Trip report Dec 26 2004For the first time since Nov 21, we were promised a good week-end day. And what a day the 2nd day of Christmas turned out to be! As I expected it to get cold, I chose lower mountains for this Sunday. I have good clothes, but the dog hasn't. And after having put him through a blizzard on Fusafjellet last week, I had bad conscience afterwards.
I left Bergen early and took the 08:00AM ferry from Halhjem. The outside temperature varied, but I did read -9 somewhere along the road to Halhjem. I spent the hour on the ferry trying to figure out how to get up to these mountains. I had plans to do both Kinno and Beinatjørnvarden, and looked for a trailhead somewhere in-between. My choice fell on a road leading towards Fitjarelva river. A trail was running up along the river, and all in all, this looked like a good place to start.
I had brought along the skis, and hoped that the west side of the Stord island was rugged, and with little forest. It had been snowing for a week, and I didn't even consider the usual up-to-the-knees-in-snow hike. After driving back and forth on the road between Fitjar and Vik, I found the right exit. At a 3-way junction, I decided to turn right, and the road seemed to continue upwards for kilometers. But at the start of the first hill, I parked the car. The road was icy, and I decided to stay out of any trouble.
We left the car 09:50AM. Troll showed no interest in walking, and I wrapped him in a warm fleeze sweater and put him in the backpack. There was barely any snow, and I might just as well walk up the road. But this was to be a ski-trip, even with 0,5cm snow. On top of a long hill, there was only gravel. As I was strapping the skis to the backpack, another hiker caught up with me. He told me that this road was leading all the way to Lake Svartavatnet. He didn't think the snow conditions improved, and when I got a good look at the mountain sides, I decided to leave the skis by a small building along the mountain road. Troll was delighted about the company and wanted to get down on the ground. The three of us walked together up to Lake Svartavatnet.
My plan had been to ski directly up to Kinno, but since Troll was walking, I decided to continue to Svartavatnet. By the lake, I parted with the other hiker and headed up a hill towards the Kinno ridge. Troll was now in the backpack. I spent some time with my new GPS along the way. During the 6 years with my former GPS, I had never really missed the possibility of having a map on the GPS. Now that I had the map, I must admit it was great fun. To avoid falling for the temptation of relying on this cool device only, I used the paper map for navigation. It's however a great comfort that if things should ever turn ugly, the map feature can turn out to be quite useful.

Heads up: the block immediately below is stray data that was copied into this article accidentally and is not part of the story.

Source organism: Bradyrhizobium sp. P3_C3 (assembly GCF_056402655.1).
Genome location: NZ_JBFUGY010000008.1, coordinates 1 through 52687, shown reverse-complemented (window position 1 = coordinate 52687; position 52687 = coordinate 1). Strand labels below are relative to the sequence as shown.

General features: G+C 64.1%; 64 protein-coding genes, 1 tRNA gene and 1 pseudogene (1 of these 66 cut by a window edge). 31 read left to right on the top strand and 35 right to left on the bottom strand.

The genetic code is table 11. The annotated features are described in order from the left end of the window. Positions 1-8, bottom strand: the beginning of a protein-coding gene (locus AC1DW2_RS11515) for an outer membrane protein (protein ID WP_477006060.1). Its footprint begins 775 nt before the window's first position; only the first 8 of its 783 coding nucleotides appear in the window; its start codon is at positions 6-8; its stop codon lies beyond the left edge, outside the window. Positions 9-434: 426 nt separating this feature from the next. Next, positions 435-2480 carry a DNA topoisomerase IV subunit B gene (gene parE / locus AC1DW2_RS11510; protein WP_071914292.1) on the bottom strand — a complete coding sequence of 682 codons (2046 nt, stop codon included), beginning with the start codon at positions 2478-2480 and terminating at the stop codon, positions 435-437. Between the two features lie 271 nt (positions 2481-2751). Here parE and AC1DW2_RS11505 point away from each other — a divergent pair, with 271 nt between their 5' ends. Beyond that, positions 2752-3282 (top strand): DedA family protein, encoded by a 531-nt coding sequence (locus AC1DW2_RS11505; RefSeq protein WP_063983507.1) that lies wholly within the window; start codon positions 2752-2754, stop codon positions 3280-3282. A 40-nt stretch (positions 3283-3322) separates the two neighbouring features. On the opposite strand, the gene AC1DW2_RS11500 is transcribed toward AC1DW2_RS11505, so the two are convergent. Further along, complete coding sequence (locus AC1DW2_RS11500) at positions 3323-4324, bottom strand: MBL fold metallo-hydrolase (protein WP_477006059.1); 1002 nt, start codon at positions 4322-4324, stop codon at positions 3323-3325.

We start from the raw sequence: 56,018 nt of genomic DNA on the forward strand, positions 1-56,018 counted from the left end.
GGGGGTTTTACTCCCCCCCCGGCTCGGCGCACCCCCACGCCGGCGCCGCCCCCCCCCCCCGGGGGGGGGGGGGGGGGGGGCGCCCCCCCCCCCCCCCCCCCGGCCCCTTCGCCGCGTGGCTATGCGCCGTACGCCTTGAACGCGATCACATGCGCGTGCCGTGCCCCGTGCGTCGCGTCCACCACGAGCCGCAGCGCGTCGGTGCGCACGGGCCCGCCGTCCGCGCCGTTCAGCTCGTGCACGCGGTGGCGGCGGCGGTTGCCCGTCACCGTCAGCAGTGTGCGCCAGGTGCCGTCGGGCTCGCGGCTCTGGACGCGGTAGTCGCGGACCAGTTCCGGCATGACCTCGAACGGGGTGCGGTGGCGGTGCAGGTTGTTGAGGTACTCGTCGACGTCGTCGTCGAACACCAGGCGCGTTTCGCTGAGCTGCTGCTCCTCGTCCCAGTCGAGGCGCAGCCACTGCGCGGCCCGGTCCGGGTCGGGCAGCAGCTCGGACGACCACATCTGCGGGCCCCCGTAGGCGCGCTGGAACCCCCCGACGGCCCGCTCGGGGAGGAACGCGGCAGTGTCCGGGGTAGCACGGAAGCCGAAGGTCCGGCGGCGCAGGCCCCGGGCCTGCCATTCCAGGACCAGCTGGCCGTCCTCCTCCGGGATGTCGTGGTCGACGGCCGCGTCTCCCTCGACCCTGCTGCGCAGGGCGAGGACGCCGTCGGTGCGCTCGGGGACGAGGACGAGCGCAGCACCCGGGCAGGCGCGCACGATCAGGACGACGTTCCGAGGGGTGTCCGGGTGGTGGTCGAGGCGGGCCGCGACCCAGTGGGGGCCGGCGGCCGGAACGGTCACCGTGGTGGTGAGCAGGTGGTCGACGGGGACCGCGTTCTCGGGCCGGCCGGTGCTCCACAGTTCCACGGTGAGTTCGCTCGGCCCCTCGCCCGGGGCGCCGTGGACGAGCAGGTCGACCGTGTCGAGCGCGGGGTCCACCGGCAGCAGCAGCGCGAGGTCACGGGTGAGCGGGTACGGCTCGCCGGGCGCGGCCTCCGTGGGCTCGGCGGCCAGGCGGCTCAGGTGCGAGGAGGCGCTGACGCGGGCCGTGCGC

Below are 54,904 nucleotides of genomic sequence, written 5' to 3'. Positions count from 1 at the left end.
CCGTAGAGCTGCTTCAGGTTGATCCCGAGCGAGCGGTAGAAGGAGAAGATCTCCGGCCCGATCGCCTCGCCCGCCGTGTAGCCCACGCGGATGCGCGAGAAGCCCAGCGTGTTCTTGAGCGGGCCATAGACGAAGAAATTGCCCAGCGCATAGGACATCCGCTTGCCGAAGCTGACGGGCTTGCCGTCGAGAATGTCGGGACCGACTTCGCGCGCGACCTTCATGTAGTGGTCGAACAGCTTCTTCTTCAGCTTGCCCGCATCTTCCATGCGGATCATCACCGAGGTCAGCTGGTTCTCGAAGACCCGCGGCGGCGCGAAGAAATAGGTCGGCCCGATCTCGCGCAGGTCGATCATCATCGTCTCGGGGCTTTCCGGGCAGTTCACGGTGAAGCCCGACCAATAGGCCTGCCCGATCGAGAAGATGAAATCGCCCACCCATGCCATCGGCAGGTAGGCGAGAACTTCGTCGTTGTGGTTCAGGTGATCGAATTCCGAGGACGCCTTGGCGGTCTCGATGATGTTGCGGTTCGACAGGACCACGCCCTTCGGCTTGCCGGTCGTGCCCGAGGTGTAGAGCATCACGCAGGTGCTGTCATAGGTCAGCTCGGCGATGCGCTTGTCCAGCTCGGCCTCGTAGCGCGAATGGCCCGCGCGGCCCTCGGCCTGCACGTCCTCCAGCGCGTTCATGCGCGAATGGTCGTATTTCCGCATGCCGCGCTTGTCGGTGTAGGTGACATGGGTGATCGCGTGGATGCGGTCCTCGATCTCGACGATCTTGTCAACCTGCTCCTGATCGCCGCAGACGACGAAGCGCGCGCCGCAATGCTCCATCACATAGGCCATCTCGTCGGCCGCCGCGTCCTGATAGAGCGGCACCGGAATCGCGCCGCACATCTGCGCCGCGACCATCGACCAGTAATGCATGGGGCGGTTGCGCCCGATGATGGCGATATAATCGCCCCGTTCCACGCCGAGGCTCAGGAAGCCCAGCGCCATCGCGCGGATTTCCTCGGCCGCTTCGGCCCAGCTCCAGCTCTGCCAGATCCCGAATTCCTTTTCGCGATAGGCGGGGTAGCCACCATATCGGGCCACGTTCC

I reached Kinno 11:50AM. The ascent was tiresome, as the snow reached halfway up to my knees, and the snow-free patches of grass, sunk when I stepped on them. On the high ridge, there was more rock to walk on. I decided to continue with my round-trip plan. We took a short break on Kinno. Troll got his lunchbox while I was taking pictures and simply ENJOYING the day to the fullest. A nice temperature had come along with the sun, and I was only wearing a sweater and a fleeze jacket. Once Troll was done, I put him into the backpack and headed back the ridge.
I descended down the Kinno north ridge and found a doable route down to Lake Svartavatnet. The snow slowed me down a good bit, but I at least I was moving on. I found a path which was possible to follow even if snow covered it. After a 100m (vertical meters) ascent, we reached Beinatjørnvarden 13:30PM. I was starting to look forward to get back to the mountain road. The snow was a bit exhausting, but one a fine day like this, it didn't matter much. I chose a direct route down to the lake instead of taking a more obvious shortcut. This was because I wanted Troll - the "downhill dog" - to walk all the way back to the car.
And so he did. First he walked the 2Km to where I had left my skis. The time was now approx. 14:30PM, and I started to wonder if I could reach the 15:00PM ferry. I told Troll to run like crazy down the road and put the skis on. Troll ran non-stop the remaining 2Km to the car. After a clearing the windows from frost, we were on our way towards the ferry by 14:47PM. By the time we reached Sandvikvågen after 9Km of driving, we had "plenty of time" before the ferry departed at 15:00PM. I was wet and probably not smelling my best. I chose to stay in the car during the 1 hour ferry ride. I put on a dry sweater, but got quite cold. I felt like the guys from "Dumb & Dumber", as they arrived Aspen. The steam from my clothes froze on the windows, and if I wanted to drive off the ferry with a minimum of visibility, I had to keep a window open. Brr...
On the way home, the moon caught my attention. I couldn't remember seeing a moon as crisp and clear as this one. The sunset was purple. Yes, purple. I arrived Bergen around 16:30PM and it was still light enough to see the features on the local mountains. And sunset was 1 hour ago!
Pictures from the Dec 26 2004 hike
Move cursor to read notes, and click on the images to see full version.
PANORAMAS WILL EVENTUALLY GET MOUNTAIN NAMES ONCE DETAILS HAVE BEEN SORTED OUT
Other hordaland mountains Other mountains in this area westcoastpeaks.com